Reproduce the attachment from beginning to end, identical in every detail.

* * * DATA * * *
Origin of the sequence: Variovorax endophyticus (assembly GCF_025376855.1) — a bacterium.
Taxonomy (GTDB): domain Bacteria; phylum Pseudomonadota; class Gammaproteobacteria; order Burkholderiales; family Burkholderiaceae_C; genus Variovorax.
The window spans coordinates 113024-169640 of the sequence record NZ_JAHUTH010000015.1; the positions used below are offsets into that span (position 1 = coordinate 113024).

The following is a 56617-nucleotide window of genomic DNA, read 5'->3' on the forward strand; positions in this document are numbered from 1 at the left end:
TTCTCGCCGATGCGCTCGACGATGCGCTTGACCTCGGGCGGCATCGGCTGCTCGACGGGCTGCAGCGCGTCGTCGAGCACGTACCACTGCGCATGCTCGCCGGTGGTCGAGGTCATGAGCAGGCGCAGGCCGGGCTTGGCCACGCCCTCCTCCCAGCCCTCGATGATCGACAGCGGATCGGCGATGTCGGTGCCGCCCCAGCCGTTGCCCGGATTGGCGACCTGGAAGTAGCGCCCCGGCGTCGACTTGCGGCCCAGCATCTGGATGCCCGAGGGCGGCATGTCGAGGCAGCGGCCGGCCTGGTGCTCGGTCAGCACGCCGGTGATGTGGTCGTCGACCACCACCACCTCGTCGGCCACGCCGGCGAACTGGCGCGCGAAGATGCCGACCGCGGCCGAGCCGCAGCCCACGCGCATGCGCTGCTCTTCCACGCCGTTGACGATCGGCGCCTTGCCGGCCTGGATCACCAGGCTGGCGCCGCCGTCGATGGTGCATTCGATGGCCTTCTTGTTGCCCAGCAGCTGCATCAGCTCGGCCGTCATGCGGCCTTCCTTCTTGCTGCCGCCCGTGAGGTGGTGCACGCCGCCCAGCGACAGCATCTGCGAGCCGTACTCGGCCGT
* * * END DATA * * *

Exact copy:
Origin of the sequence: Variovorax endophyticus (assembly GCF_025376855.1) — a bacterium.
Taxonomy (GTDB): domain Bacteria; phylum Pseudomonadota; class Gammaproteobacteria; order Burkholderiales; family Burkholderiaceae_C; genus Variovorax.
The window spans coordinates 113024-169640 of the sequence record NZ_JAHUTH010000015.1; the positions used below are offsets into that span (position 1 = coordinate 113024).

The following is a 56617-nucleotide window of genomic DNA, read 5'->3' on the forward strand; positions in this document are numbered from 1 at the left end:
TTCTCGCCGATGCGCTCGACGATGCGCTTGACCTCGGGCGGCATCGGCTGCTCGACGGGCTGCAGCGCGTCGTCGAGCACGTACCACTGCGCATGCTCGCCGGTGGTCGAGGTCATGAGCAGGCGCAGGCCGGGCTTGGCCACGCCCTCCTCCCAGCCCTCGATGATCGACAGCGGATCGGCGATGTCGGTGCCGCCCCAGCCGTTGCCCGGATTGGCGACCTGGAAGTAGCGCCCCGGCGTCGACTTGCGGCCCAGCATCTGGATGCCCGAGGGCGGCATGTCGAGGCAGCGGCCGGCCTGGTGCTCGGTCAGCACGCCGGTGATGTGGTCGTCGACCACCACCACCTCGTCGGCCACGCCGGCGAACTGGCGCGCGAAGATGCCGACCGCGGCCGAGCCGCAGCCCACGCGCATGCGCTGCTCTTCCACGCCGTTGACGATCGGCGCCTTGCCGGCCTGGATCACCAGGCTGGCGCCGCCGTCGATGGTGCATTCGATGGCCTTCTTGTTGCCCAGCAGCTGCATCAGCTCGGCCGTCATGCGGCCTTCCTTCTTGCTGCCGCCCGTGAGGTGGTGCACGCCGCCCAGCGACAGCATCTGCGAGCCGTACTCGGCCGT